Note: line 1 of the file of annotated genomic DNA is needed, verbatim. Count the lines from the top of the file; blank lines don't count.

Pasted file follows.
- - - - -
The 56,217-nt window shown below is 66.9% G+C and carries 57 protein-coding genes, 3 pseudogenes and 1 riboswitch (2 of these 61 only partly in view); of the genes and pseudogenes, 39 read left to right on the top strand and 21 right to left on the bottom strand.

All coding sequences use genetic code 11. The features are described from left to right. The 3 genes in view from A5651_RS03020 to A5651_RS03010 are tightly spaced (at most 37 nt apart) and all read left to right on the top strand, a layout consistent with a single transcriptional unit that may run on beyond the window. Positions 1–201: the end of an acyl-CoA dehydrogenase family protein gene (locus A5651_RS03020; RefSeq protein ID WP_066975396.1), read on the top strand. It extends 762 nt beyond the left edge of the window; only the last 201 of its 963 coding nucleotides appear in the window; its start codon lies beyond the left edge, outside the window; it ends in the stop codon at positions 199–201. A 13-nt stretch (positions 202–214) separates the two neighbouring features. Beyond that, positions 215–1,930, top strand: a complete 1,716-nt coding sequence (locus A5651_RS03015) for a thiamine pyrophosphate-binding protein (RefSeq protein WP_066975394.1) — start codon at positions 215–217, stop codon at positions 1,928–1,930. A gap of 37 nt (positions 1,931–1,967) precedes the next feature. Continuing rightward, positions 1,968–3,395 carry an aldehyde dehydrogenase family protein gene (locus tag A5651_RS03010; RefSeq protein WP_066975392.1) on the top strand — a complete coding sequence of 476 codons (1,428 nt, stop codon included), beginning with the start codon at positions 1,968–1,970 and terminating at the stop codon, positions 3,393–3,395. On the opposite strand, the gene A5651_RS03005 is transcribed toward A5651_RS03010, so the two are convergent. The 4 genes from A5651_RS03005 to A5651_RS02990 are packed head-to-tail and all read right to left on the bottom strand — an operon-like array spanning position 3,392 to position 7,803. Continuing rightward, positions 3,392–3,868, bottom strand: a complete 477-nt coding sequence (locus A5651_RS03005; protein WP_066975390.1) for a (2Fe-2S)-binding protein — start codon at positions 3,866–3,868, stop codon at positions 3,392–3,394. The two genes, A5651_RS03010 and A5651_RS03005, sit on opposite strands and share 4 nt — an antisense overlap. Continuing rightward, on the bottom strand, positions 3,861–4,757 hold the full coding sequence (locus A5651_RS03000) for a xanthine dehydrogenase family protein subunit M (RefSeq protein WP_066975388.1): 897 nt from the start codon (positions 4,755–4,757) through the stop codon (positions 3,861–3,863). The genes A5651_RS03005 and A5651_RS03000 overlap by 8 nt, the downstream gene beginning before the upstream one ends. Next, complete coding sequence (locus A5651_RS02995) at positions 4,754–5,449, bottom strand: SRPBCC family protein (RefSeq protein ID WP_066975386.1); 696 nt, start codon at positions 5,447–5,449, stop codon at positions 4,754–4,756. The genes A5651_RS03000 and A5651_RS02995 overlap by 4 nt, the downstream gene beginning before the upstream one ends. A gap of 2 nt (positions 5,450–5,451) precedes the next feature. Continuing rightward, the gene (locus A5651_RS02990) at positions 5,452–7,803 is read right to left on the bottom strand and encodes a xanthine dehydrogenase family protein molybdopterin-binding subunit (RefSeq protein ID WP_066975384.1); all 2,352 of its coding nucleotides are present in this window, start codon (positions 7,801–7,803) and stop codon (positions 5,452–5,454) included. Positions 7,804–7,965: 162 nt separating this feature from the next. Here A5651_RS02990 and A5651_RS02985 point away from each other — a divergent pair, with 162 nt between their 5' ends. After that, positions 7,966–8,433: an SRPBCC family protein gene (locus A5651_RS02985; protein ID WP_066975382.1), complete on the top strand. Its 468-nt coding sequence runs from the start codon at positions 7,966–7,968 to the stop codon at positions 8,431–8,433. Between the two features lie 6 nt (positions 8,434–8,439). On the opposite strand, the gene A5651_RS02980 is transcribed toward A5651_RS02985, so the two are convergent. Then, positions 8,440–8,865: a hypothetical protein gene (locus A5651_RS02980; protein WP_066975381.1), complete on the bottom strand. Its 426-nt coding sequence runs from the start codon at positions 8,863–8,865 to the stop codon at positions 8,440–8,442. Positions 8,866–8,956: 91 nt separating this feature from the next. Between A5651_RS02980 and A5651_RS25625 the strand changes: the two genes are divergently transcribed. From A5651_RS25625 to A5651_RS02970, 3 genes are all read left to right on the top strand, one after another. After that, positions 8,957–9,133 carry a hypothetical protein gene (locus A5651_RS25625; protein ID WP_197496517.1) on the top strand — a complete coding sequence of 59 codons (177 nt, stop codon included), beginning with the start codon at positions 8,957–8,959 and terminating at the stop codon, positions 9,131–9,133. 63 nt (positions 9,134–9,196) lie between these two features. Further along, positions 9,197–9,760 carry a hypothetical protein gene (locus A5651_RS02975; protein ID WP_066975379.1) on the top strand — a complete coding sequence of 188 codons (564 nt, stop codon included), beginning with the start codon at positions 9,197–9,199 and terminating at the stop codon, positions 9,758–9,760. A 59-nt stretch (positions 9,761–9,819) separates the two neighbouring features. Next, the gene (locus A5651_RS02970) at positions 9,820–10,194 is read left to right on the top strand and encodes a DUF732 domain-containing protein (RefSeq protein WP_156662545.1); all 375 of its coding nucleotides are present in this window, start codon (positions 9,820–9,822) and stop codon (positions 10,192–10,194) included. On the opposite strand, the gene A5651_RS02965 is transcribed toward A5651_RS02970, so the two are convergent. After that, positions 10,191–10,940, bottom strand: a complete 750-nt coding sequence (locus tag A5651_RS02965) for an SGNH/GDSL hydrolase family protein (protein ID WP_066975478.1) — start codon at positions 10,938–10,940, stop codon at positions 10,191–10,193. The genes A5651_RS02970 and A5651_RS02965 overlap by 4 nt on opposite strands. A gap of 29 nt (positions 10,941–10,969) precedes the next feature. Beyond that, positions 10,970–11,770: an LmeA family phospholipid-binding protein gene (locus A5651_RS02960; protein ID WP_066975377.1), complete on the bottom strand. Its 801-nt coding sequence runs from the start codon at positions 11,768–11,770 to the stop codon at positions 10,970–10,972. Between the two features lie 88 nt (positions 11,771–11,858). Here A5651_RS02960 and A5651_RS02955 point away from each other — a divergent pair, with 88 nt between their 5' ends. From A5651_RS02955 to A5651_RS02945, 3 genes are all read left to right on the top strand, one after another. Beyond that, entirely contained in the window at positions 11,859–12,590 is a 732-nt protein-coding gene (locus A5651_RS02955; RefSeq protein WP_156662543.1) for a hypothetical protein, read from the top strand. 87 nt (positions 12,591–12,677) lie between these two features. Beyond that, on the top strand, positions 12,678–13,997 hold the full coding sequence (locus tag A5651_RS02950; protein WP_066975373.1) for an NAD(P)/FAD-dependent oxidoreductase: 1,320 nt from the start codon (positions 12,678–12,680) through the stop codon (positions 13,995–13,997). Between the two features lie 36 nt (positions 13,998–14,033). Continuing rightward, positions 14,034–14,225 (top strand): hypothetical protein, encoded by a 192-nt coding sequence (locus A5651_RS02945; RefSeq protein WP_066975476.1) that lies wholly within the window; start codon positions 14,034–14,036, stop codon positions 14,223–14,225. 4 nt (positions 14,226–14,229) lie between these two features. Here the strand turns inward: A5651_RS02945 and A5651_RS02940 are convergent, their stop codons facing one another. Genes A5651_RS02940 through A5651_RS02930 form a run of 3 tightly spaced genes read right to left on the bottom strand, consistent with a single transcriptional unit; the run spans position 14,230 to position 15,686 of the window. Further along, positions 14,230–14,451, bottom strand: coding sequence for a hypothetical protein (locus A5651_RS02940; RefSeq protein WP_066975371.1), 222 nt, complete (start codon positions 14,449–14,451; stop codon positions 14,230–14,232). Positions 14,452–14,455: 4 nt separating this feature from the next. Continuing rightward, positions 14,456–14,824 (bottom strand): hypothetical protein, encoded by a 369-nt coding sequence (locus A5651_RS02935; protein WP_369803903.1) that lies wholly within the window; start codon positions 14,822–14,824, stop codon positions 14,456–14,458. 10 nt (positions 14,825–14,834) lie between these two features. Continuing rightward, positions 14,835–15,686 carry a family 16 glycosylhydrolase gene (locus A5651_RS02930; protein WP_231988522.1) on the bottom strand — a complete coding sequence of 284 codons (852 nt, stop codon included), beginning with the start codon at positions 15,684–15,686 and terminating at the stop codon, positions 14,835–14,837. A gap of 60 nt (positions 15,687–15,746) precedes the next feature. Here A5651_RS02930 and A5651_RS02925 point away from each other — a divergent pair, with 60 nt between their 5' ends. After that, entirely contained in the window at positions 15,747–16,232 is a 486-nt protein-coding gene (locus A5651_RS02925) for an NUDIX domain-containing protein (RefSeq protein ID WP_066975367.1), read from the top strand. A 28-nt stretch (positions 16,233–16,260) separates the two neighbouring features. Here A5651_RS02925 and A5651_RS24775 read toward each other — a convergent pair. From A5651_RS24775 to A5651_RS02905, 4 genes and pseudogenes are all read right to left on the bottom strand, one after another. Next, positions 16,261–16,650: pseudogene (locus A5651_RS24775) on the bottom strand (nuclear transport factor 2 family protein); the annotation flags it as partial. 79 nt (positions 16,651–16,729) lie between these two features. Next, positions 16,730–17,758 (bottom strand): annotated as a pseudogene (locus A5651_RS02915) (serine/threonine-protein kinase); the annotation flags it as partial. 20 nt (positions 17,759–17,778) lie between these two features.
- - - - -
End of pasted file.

The 56,217-nt window shown below is 66.9% G+C and carries 57 protein-coding genes, 3 pseudogenes and 1 riboswitch (2 of these 61 only partly in view); of the genes and pseudogenes, 39 read left to right on the top strand and 21 right to left on the bottom strand.